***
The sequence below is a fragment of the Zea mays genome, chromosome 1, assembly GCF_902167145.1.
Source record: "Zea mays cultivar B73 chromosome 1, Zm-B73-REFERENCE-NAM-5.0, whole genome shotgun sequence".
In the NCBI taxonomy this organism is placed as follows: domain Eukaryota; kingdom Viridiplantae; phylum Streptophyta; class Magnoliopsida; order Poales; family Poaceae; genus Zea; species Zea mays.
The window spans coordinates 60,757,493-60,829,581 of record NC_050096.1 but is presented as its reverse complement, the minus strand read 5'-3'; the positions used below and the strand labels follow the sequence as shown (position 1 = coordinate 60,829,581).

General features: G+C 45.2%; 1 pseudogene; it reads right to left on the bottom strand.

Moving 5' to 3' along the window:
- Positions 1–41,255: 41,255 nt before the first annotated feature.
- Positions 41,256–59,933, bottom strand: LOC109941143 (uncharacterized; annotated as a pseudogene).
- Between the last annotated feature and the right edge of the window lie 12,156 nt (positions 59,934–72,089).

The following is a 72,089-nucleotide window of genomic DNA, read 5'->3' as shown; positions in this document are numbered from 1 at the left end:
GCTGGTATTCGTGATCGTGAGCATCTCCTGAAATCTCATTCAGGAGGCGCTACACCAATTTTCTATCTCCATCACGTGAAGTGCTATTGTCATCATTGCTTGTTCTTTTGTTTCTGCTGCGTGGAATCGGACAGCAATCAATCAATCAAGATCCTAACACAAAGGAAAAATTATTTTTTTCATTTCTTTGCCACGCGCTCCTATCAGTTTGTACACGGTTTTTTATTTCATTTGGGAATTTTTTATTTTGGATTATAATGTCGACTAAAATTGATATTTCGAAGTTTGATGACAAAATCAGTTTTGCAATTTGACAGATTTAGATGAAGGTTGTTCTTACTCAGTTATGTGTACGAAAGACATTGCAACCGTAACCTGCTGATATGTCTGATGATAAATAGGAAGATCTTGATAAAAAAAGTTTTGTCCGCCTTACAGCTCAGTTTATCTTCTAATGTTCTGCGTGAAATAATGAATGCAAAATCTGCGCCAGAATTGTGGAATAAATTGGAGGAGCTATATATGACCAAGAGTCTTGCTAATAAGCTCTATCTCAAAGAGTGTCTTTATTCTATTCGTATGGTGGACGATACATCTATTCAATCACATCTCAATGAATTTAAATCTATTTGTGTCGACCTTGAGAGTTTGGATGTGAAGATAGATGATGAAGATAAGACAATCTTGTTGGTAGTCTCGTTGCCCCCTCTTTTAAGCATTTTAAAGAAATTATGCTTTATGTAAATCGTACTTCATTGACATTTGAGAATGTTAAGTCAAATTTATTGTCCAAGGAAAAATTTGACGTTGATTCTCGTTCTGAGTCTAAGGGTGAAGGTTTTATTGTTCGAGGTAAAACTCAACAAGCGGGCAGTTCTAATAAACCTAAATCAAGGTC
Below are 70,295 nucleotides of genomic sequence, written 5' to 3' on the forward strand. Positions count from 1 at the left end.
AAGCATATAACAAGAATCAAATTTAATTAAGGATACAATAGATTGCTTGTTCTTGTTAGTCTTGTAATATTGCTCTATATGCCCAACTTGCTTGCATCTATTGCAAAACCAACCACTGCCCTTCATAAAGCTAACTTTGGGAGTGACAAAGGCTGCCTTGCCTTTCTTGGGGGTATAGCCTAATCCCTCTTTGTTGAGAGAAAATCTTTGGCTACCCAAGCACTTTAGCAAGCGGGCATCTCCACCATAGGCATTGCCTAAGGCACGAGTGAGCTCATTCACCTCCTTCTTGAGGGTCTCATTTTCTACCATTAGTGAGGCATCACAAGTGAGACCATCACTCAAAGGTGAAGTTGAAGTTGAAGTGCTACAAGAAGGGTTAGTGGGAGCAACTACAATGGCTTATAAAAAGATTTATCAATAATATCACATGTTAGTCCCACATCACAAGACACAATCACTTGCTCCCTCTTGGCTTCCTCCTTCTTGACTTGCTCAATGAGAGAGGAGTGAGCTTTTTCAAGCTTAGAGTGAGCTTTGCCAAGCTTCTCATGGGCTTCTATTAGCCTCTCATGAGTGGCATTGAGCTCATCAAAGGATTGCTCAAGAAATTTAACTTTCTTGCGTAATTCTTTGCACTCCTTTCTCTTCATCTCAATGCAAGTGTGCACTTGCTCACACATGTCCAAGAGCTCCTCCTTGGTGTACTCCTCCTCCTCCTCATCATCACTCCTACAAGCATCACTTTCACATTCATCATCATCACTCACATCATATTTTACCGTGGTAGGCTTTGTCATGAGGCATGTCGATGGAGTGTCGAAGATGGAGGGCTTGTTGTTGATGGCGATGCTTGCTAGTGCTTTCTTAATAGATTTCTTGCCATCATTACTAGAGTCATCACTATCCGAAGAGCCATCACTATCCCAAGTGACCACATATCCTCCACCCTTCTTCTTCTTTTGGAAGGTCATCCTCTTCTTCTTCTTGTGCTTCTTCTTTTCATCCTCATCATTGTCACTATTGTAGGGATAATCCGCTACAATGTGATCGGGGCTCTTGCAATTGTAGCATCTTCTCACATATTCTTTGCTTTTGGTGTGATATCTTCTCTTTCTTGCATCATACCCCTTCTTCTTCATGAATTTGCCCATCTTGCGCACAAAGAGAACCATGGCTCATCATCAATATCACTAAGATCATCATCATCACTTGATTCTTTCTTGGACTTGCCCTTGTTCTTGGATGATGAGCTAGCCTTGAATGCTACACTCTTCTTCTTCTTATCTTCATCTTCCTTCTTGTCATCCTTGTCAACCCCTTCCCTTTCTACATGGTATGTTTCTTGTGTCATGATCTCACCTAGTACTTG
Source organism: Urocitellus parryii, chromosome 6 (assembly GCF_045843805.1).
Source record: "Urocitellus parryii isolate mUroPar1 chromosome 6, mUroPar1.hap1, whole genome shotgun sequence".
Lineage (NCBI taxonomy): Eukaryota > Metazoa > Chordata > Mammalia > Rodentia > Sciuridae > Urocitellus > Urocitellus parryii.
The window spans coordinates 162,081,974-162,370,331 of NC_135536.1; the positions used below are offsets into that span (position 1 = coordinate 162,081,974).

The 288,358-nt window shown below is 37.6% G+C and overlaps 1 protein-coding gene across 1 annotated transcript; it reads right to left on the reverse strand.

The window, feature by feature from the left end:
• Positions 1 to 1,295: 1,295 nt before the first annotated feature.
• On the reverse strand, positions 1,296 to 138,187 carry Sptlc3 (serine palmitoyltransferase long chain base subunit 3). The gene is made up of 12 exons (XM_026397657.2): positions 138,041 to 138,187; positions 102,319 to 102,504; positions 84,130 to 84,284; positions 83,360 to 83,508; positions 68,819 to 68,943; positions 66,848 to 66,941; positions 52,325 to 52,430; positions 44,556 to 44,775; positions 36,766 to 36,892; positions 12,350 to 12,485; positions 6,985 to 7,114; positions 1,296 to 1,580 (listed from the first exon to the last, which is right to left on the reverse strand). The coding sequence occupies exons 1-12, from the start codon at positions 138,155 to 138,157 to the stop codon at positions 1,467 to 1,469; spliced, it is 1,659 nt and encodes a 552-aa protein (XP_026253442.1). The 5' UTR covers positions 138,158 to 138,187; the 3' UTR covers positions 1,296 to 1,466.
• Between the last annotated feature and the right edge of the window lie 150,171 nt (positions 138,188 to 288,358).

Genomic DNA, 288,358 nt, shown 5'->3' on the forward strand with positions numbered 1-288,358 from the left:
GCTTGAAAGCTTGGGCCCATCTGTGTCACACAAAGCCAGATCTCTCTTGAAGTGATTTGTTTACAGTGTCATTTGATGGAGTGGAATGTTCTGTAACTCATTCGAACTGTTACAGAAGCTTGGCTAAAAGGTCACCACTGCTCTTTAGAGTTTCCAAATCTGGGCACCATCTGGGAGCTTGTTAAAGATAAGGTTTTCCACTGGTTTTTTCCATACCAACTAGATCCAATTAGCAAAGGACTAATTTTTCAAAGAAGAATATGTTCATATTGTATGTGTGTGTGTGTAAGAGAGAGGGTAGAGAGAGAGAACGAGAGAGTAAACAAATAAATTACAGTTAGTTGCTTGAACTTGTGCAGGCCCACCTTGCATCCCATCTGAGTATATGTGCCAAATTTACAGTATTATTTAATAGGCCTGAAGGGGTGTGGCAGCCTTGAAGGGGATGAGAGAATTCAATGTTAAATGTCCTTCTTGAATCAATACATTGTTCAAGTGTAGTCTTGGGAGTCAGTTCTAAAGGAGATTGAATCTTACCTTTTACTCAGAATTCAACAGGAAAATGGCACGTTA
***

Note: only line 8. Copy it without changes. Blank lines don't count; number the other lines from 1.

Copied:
- Positions 41,256–59,933, bottom strand: LOC109941143 (uncharacterized; annotated as a pseudogene).